asked the Secretary of State for Energy by what criteria he intends to measure improvements in energy efficiency in the United Kingdom in the current year.
The overall annual improvement in United Kingdom energy efficiency can be estimated by comparing the level of energy consumption with that of the preceding year, after making allowances for changes in the level of economic activity, temperature, structure of the economy and any other known factors affecting energy demand.
It was implicit in the answer by the Secretary of State a few moments ago that no new money was being made available in energy efficiency year. To dispel a rapidly growing impression that this might be a gimmick, using the criteria suggested by the Minister, what targets are being set for energy efficiency year 1986?
My right hon. Friend has made that clear already. We have 14,000 senior executives attending early morning briefings. We have a 50 per cent. increase in the extended survey schemes. We have greater energy efficiency in commercial and industrial buildings reaching more than 150,000 senior executives. This demonstrates that there is not only great potential but that this Government, through the pioneering and enthusiastic work of my right hon. Friend, are leading the way towards a more energy-efficient nation.
On a point of order, Mr. Speaker.
Does it arise out of Questions?
Yes, Mr. Speaker. You will recall that the Secretary of State for Energy, quite properly and courteously, informed the House that when he answered Question No. 9 he was also answering Questions Nos. 23 and 25, which had been tabled by the hon. Members for Exeter (Mr. Hannam) and for Wells (Mr. Heathcoat-Amory). By 10 minutes past three, we had reached Question No. 13, and in the last few minutes of Question Time we dealt with another two Energy questions. It means that the hon. Members for Exeter and for Wells would not otherwise have had their questions answered, even if we had had a reasonable amount of time, and that they were thereby given an opportunity to ask supplementary questions, whereas hon. Members who had tabled Questions Nos. 15 to 22 were prevented from asking them. Will you look into this matter and offer the House a ruling?
It is not a matter for me if Ministers link questions. But I repeat that I, too, link questions in my own mind. I was able to call five hon. Members whose questions dealt with subjects which were broadly linked, if they were not on exactly the same subject. I think that the hon. Member was one of them.
Further to that point of order, Mr. Speaker. Was not it unprecedented for the Minister to link Question No. 9 with Nos. 23 and 25? Is it not significant that the two questions with which the original Question No. 9 was linked had been tabled by Conservative Members? In defending Back-Bench rights, may we accept what the Minister has done as a precedent whereby, in future, if Opposition Members have questions tabled up to No. 25 which could be linked and they are not called, they, too, should have the right to ask supplementary questions?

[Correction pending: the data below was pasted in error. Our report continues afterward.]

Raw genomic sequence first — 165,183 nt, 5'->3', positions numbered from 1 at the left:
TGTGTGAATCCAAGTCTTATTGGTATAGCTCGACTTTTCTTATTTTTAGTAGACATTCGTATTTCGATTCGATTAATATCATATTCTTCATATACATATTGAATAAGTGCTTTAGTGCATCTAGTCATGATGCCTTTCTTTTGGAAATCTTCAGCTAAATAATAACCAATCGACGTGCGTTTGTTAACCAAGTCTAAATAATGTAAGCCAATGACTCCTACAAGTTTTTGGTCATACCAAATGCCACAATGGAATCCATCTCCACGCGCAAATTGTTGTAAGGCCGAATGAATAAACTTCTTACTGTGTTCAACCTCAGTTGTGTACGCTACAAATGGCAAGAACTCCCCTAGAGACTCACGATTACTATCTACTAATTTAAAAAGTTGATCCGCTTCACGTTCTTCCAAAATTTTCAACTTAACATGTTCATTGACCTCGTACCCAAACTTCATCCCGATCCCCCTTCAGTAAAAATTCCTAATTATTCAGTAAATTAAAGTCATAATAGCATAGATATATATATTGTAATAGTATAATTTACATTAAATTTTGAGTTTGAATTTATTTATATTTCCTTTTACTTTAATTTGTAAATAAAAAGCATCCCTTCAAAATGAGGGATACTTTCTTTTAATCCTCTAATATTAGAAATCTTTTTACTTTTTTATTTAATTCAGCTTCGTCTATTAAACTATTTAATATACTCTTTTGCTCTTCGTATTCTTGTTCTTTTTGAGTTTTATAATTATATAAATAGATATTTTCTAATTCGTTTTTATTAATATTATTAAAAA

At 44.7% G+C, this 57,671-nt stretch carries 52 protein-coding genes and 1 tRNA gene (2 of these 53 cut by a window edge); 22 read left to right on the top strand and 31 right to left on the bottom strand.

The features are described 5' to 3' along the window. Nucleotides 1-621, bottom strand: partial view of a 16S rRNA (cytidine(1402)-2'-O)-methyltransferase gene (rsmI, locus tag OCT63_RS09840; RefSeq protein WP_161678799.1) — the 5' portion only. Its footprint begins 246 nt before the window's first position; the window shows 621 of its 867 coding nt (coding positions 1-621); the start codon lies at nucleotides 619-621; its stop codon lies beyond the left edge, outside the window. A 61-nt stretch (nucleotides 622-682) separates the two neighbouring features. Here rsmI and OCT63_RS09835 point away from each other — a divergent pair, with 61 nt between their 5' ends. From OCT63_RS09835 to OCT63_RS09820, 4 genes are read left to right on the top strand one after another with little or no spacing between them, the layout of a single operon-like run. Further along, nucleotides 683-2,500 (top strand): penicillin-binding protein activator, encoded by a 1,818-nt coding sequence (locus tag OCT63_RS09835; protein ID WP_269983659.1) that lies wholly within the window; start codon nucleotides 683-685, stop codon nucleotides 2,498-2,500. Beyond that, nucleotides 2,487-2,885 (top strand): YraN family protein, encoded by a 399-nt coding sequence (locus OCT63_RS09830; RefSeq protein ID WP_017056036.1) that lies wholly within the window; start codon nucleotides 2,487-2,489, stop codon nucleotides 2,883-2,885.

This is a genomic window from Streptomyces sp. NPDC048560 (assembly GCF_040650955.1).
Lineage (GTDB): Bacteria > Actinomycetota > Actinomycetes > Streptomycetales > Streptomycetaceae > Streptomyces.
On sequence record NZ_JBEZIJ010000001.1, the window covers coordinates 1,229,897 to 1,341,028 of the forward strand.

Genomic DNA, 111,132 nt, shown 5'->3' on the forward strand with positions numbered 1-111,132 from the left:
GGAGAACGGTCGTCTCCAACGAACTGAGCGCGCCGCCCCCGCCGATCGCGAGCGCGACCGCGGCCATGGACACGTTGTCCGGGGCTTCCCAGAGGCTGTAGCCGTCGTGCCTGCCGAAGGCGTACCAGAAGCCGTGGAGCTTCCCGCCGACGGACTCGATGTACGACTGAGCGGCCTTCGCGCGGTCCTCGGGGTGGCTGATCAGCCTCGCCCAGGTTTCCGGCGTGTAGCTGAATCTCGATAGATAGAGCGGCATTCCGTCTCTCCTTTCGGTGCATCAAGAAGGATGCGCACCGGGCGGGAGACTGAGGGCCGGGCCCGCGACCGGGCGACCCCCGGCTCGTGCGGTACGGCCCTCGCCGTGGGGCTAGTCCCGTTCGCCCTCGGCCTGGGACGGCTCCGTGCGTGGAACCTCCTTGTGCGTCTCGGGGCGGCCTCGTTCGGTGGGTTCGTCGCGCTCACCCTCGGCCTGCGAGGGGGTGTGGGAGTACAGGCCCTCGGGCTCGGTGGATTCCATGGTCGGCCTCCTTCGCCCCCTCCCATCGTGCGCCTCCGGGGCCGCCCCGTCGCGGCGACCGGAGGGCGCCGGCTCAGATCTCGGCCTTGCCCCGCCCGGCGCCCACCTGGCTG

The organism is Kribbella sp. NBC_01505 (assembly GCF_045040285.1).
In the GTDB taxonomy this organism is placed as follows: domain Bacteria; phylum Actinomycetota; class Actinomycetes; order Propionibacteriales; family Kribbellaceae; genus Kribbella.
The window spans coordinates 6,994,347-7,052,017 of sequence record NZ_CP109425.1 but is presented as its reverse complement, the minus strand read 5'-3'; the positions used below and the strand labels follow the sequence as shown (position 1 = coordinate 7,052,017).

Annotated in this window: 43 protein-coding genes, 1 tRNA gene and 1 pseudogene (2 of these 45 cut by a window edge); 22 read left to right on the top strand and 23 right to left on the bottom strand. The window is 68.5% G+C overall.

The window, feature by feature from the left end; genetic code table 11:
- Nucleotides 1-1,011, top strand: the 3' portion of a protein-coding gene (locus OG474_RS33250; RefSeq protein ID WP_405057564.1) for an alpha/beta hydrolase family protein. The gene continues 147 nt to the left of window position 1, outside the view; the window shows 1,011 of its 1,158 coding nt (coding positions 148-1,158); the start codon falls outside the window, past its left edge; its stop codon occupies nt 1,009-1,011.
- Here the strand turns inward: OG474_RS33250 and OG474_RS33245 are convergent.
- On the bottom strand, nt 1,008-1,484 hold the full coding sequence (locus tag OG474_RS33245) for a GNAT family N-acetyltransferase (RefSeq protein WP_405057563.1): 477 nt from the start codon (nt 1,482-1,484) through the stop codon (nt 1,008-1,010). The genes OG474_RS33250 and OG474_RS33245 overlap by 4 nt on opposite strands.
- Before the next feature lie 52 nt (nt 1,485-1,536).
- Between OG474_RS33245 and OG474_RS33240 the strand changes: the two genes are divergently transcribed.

Further to that point of order, Mr. Speaker. If you examine this matter — as you undoubtedly will—will you bear in mind that sometimes when questions are linked, if there is a "wet" Minister there may be "wet" planted questions and, if vice versa, they may come from the other element? This is not just a matter of the Opposition versus the Government. A lot depends on which section of the Tory party is doing the planting. It may be in the interests of some Tory Ministers to get questions in advance from some of their friends, as opposed to some of their enemies, on the Tory Benches.
I shall not make any comment on that.
Further to that point of order, Mr. Speaker. Question No. 37, which asks about the implications of a European Commission decision for energy policy, was previously oral Question No. 4 to the Secretary of State for Energy. I accept that Ministers are entitled to transfer questions when they are clearly addressed to the wrong person, but I cannot see how the Chancellor can be responsible for making a statement about implications for energy policy. I apologise for not giving notice of my intention to raise this, but I came along expecting to ask my Question No. 4 and discovered that it had been transferred, although it is clearly about energy policy. Is there any protection that you, Mr. Speaker, can give?
The transfer of questions is a matter for the Ministers concerned, but as VAT is a matter for the Chancellor, that is no doubt why the hon. Gentleman's question was transferred. On the general matter, it is normal for Ministers to link questions up to No. 25, but I also do my best to ensure that hon. Members with similar questions are called, as happened today. [Interruption.] I cannot call everyone.